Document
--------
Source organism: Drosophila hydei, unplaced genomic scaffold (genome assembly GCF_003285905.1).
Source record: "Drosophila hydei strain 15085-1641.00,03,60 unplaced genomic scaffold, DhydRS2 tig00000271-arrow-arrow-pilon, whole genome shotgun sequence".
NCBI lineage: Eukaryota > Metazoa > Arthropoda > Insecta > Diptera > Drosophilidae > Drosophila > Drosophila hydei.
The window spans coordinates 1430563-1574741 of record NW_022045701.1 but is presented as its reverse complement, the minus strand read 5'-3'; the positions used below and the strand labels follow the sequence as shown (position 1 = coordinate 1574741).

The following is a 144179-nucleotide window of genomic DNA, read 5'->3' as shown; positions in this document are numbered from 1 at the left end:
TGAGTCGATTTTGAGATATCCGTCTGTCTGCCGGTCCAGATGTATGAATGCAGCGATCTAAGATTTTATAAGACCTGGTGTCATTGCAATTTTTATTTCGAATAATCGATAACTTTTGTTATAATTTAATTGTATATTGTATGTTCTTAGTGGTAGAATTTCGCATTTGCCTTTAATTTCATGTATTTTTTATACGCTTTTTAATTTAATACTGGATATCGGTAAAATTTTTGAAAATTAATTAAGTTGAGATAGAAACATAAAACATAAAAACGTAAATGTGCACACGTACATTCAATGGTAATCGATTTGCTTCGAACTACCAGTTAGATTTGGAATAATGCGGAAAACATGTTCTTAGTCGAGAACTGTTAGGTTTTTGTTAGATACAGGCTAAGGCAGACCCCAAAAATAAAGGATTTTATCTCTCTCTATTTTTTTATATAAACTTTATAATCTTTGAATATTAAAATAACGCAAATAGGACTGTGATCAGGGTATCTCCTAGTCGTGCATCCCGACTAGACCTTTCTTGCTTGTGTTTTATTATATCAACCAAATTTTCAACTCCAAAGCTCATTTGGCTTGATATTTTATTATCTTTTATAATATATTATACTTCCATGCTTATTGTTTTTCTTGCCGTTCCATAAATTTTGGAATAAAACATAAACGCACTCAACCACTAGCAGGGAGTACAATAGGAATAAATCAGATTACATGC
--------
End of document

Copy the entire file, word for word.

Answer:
Source organism: Drosophila hydei, unplaced genomic scaffold (genome assembly GCF_003285905.1).
Source record: "Drosophila hydei strain 15085-1641.00,03,60 unplaced genomic scaffold, DhydRS2 tig00000271-arrow-arrow-pilon, whole genome shotgun sequence".
NCBI lineage: Eukaryota > Metazoa > Arthropoda > Insecta > Diptera > Drosophilidae > Drosophila > Drosophila hydei.
The window spans coordinates 1430563-1574741 of record NW_022045701.1 but is presented as its reverse complement, the minus strand read 5'-3'; the positions used below and the strand labels follow the sequence as shown (position 1 = coordinate 1574741).

The following is a 144179-nucleotide window of genomic DNA, read 5'->3' as shown; positions in this document are numbered from 1 at the left end:
TGAGTCGATTTTGAGATATCCGTCTGTCTGCCGGTCCAGATGTATGAATGCAGCGATCTAAGATTTTATAAGACCTGGTGTCATTGCAATTTTTATTTCGAATAATCGATAACTTTTGTTATAATTTAATTGTATATTGTATGTTCTTAGTGGTAGAATTTCGCATTTGCCTTTAATTTCATGTATTTTTTATACGCTTTTTAATTTAATACTGGATATCGGTAAAATTTTTGAAAATTAATTAAGTTGAGATAGAAACATAAAACATAAAAACGTAAATGTGCACACGTACATTCAATGGTAATCGATTTGCTTCGAACTACCAGTTAGATTTGGAATAATGCGGAAAACATGTTCTTAGTCGAGAACTGTTAGGTTTTTGTTAGATACAGGCTAAGGCAGACCCCAAAAATAAAGGATTTTATCTCTCTCTATTTTTTTATATAAACTTTATAATCTTTGAATATTAAAATAACGCAAATAGGACTGTGATCAGGGTATCTCCTAGTCGTGCATCCCGACTAGACCTTTCTTGCTTGTGTTTTATTATATCAACCAAATTTTCAACTCCAAAGCTCATTTGGCTTGATATTTTATTATCTTTTATAATATATTATACTTCCATGCTTATTGTTTTTCTTGCCGTTCCATAAATTTTGGAATAAAACATAAACGCACTCAACCACTAGCAGGGAGTACAATAGGAATAAATCAGATTACATGC